Around 1976, I became enthralled by Eschers patterns. I purchased many books on his art, hoping to find his method, but as far as I could find, there weren't any published. I eventually developed a system on my own by which I could create patterns at will. I have since created about thirty different patterns of my own which include elephants, eagles, angels, bisons, marine reptiles, leaves, gargoyles, dragons, etc. This system I developed, I believe, is the same, or very similar to what Escher employed, because I have since seen books that show the underlying gridwork, and graduation from the basic square grid, to the final curves of the finished pattern. This obviously doesn't require a computer, just some graph paper, a pencil with eraser, and some basic understanding of patterns along with a minor amount of artistic creativity. The graph paper can be a basic square grid, or even triangular or hexagonal, or any other regular gridwork. In a nutshell, simplify your animal or plant shape to its very basic shape, using the grid to block it out, and using common dimensions as much as possible, make a pattern of that block shape. By understanding rotation point s-curves,etc, the block can be gradually transformed into curves. The entire system is too lengthy to go into here, but you may see some of my results on my Alfredman/facebook page which is open to the public. The page is Identified as comic strip and creative writings. I have included some of my patterns on that page,and if any interest is shown, I could go into greater detail on the subject.As far as the circular design works, a grid can be formed using a compass and a straightedge, and a previously designed pattern can be applied to the resulting grid. A basic example of this is also included on my page.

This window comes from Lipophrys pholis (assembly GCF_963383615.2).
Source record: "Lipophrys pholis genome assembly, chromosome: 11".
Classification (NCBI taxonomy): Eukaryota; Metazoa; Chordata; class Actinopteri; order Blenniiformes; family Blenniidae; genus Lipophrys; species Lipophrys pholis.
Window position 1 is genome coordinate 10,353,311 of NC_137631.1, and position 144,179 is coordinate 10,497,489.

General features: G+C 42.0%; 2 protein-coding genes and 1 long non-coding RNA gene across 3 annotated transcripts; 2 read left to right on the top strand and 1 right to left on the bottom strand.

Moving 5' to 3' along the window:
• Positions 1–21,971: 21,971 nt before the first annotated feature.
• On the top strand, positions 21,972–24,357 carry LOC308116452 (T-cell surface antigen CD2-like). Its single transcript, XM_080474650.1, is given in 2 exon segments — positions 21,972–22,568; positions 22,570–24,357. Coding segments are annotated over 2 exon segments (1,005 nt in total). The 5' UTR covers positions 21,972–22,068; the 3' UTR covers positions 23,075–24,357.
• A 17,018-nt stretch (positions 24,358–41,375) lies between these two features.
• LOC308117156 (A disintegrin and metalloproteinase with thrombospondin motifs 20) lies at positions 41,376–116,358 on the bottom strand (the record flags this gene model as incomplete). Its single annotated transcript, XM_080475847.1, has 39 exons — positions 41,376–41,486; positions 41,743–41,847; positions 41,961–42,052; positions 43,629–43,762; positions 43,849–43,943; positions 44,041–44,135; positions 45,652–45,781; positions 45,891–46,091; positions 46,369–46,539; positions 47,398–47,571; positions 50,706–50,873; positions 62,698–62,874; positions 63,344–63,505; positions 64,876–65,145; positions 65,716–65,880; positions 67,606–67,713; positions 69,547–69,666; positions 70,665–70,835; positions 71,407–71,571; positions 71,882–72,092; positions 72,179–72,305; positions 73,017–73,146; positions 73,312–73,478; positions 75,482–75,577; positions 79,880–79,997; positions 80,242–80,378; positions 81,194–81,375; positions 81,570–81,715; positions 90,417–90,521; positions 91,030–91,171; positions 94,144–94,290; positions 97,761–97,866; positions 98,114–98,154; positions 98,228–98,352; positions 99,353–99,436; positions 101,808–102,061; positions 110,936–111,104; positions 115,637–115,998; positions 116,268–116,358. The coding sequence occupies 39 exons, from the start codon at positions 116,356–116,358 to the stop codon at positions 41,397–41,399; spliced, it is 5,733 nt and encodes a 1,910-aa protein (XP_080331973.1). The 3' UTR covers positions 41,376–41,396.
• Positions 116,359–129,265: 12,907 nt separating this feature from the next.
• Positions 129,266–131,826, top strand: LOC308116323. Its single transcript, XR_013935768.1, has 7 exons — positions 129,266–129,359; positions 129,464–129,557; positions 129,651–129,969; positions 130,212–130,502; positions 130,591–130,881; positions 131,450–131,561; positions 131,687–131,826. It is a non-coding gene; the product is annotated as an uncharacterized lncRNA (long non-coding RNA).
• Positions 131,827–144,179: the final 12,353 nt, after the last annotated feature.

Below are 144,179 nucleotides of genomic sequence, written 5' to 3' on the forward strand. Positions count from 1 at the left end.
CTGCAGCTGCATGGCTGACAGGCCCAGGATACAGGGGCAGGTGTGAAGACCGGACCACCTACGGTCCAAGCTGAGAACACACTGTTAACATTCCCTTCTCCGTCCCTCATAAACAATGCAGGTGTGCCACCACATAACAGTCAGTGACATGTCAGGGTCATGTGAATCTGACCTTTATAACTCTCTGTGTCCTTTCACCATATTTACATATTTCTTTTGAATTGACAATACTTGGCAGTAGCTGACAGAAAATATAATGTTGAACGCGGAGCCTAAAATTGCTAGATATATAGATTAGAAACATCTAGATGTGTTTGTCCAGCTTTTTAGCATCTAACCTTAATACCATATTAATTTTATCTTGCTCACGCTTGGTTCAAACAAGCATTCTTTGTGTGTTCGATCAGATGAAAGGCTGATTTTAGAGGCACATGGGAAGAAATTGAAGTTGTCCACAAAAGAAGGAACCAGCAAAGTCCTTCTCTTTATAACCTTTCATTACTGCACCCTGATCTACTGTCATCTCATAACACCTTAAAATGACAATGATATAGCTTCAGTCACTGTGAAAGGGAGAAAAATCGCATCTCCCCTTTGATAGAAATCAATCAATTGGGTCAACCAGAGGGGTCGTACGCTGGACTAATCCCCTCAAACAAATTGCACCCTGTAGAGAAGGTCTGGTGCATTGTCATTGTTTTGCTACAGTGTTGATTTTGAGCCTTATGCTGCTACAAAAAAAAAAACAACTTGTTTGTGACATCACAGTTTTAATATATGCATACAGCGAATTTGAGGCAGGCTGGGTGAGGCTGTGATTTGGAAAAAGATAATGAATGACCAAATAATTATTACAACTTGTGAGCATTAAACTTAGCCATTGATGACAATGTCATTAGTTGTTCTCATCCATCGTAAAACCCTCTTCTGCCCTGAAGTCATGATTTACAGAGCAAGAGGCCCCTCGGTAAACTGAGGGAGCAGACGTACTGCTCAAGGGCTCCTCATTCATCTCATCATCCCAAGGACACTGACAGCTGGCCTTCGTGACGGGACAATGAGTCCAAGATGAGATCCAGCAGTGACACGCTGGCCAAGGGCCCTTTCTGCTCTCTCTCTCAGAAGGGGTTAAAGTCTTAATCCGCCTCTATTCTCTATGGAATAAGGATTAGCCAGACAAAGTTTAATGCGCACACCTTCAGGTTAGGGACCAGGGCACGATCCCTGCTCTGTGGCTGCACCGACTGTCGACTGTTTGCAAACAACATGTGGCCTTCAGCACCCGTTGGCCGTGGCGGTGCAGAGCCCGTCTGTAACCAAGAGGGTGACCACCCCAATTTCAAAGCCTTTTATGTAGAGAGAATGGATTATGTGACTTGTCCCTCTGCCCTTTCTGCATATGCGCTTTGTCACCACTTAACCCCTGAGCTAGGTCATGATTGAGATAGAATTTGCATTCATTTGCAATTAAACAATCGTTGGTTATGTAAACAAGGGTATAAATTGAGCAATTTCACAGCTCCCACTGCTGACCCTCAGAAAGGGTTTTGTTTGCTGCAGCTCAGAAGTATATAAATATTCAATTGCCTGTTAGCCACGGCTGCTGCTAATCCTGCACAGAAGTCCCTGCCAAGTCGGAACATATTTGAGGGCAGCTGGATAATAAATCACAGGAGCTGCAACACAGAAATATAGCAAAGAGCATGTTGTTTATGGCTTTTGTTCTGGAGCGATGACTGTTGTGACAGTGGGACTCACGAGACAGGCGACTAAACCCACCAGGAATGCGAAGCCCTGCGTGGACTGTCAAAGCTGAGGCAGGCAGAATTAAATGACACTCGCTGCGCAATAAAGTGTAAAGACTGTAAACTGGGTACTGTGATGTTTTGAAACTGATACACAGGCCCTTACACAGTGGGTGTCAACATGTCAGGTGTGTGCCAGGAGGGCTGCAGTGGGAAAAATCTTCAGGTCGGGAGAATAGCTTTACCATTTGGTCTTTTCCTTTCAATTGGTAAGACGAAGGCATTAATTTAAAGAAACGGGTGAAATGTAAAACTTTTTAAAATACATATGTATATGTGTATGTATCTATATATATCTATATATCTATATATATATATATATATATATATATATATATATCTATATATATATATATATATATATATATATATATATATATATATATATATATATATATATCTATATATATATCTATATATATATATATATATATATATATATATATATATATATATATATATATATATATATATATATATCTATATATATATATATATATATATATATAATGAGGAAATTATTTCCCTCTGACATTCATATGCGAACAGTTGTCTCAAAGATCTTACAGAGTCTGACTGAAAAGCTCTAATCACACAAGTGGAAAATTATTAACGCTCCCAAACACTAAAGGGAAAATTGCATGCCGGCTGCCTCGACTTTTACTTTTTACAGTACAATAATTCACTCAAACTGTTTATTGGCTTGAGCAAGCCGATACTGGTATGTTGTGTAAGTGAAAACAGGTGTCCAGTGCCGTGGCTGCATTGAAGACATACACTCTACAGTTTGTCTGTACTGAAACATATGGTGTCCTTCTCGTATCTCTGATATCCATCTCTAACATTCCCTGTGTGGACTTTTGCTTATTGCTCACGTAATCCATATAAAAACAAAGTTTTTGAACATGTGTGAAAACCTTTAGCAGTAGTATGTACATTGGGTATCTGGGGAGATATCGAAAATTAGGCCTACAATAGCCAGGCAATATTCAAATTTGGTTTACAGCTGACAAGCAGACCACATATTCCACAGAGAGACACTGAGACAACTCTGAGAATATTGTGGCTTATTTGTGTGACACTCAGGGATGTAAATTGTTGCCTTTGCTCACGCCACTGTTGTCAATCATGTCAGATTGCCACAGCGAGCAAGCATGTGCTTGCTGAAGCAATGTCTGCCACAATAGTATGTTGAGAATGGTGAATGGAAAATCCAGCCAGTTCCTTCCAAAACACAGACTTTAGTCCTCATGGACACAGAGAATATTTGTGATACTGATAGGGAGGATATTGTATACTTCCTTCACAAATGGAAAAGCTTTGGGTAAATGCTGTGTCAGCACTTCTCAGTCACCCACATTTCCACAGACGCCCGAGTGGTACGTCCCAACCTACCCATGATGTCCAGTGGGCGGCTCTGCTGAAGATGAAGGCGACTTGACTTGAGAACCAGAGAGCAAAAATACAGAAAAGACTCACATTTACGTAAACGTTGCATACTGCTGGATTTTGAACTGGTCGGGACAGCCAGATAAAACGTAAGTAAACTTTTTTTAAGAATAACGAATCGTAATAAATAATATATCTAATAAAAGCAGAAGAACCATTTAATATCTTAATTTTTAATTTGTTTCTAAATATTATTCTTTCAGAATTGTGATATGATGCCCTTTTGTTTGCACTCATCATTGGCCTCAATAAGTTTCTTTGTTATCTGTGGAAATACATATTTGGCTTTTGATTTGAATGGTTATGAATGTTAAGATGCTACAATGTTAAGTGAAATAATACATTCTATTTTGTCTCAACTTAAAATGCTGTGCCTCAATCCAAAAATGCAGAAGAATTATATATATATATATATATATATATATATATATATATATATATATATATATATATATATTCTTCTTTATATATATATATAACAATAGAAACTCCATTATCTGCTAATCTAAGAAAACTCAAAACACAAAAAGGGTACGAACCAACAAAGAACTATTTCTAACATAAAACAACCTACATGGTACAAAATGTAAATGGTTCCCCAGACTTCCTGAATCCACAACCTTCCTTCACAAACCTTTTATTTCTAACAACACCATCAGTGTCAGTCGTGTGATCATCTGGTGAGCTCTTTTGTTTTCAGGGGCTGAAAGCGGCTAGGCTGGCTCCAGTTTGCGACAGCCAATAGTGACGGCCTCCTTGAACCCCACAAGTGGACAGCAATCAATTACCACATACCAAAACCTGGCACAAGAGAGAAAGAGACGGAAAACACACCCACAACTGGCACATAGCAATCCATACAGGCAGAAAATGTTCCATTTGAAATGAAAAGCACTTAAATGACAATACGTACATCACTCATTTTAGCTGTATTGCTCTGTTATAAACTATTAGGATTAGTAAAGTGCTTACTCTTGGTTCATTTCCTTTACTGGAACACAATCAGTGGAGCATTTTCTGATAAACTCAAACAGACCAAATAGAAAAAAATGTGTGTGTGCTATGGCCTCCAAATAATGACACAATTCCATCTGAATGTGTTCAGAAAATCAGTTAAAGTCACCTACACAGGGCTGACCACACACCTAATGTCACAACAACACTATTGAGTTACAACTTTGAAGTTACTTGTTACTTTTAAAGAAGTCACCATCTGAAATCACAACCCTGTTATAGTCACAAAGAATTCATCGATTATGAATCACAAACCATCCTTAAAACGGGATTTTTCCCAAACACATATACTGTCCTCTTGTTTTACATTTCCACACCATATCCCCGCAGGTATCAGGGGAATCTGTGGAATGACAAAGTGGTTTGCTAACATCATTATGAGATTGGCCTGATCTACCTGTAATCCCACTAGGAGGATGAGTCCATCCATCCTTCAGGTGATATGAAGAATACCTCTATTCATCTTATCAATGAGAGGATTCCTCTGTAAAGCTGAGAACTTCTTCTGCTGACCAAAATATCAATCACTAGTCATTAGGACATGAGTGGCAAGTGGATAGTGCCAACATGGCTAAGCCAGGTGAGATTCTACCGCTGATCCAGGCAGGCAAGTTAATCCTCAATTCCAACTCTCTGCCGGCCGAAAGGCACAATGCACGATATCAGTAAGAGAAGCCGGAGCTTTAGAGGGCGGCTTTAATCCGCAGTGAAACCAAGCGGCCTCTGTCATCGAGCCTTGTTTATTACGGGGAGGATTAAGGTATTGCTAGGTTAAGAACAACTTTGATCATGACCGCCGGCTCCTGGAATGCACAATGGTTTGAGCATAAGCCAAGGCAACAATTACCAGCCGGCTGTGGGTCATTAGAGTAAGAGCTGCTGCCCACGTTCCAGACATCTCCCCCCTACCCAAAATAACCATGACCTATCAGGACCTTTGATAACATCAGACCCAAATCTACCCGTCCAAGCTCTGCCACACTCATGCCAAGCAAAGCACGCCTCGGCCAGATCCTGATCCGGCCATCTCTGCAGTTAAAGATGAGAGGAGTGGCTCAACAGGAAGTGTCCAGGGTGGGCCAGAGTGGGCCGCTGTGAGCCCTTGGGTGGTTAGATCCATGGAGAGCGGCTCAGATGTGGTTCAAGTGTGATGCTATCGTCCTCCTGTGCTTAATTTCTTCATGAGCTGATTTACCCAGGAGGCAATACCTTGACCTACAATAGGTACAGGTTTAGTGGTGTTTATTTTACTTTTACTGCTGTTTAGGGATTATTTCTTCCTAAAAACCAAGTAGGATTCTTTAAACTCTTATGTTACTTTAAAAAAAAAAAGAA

In addition, as to the question of whether this fits as a mathematical query, it does. Patterns are a form of math. Not all math directly concerns numerical computations, geometry is math, as is music. Math can be intuitive, and creative. Check out Eschers book called Fantasy and Symmentry, by Caroline H. Macgillavry, Abrams press. This book contains the periodic drawings of M C Escher, and is used to illustrate how crystals form, basically a crystalography textbook. It explains some various elements of pattern formation, translation, rotation, mirroring etc. In MY patterns, as in music, a form of Jazz can be incorporated, by including a bit of randomizing. By this I mean that while the shapes have a definite structure and regularity, The colors do not have to conform to a regular pattern, although they certainly can. Escher also does this by way of morphing his shapes within a pattern to cause change. Much like visual music.